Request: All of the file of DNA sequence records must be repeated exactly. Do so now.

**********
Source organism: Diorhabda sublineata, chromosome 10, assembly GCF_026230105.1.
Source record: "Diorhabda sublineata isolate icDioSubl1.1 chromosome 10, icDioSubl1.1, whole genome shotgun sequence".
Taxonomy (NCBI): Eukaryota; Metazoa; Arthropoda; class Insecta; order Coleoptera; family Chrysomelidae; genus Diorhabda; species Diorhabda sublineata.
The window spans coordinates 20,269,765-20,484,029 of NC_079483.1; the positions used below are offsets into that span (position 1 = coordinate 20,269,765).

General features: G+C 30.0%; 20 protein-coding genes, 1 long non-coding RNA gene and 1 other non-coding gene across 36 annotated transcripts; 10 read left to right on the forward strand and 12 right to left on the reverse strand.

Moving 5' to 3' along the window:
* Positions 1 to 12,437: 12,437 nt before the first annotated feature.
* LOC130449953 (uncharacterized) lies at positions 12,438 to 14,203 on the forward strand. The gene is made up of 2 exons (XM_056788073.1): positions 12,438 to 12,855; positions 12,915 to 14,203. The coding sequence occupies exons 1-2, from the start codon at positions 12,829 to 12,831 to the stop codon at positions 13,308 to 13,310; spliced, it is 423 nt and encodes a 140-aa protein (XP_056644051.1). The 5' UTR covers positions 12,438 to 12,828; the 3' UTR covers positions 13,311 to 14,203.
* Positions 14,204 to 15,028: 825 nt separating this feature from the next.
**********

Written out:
Source organism: Diorhabda sublineata, chromosome 10, assembly GCF_026230105.1.
Source record: "Diorhabda sublineata isolate icDioSubl1.1 chromosome 10, icDioSubl1.1, whole genome shotgun sequence".
Taxonomy (NCBI): Eukaryota; Metazoa; Arthropoda; class Insecta; order Coleoptera; family Chrysomelidae; genus Diorhabda; species Diorhabda sublineata.
The window spans coordinates 20,269,765-20,484,029 of NC_079483.1; the positions used below are offsets into that span (position 1 = coordinate 20,269,765).

General features: G+C 30.0%; 20 protein-coding genes, 1 long non-coding RNA gene and 1 other non-coding gene across 36 annotated transcripts; 10 read left to right on the forward strand and 12 right to left on the reverse strand.

Moving 5' to 3' along the window:
* Positions 1 to 12,437: 12,437 nt before the first annotated feature.
* LOC130449953 (uncharacterized) lies at positions 12,438 to 14,203 on the forward strand. The gene is made up of 2 exons (XM_056788073.1): positions 12,438 to 12,855; positions 12,915 to 14,203. The coding sequence occupies exons 1-2, from the start codon at positions 12,829 to 12,831 to the stop codon at positions 13,308 to 13,310; spliced, it is 423 nt and encodes a 140-aa protein (XP_056644051.1). The 5' UTR covers positions 12,438 to 12,828; the 3' UTR covers positions 13,311 to 14,203.
* Positions 14,204 to 15,028: 825 nt separating this feature from the next.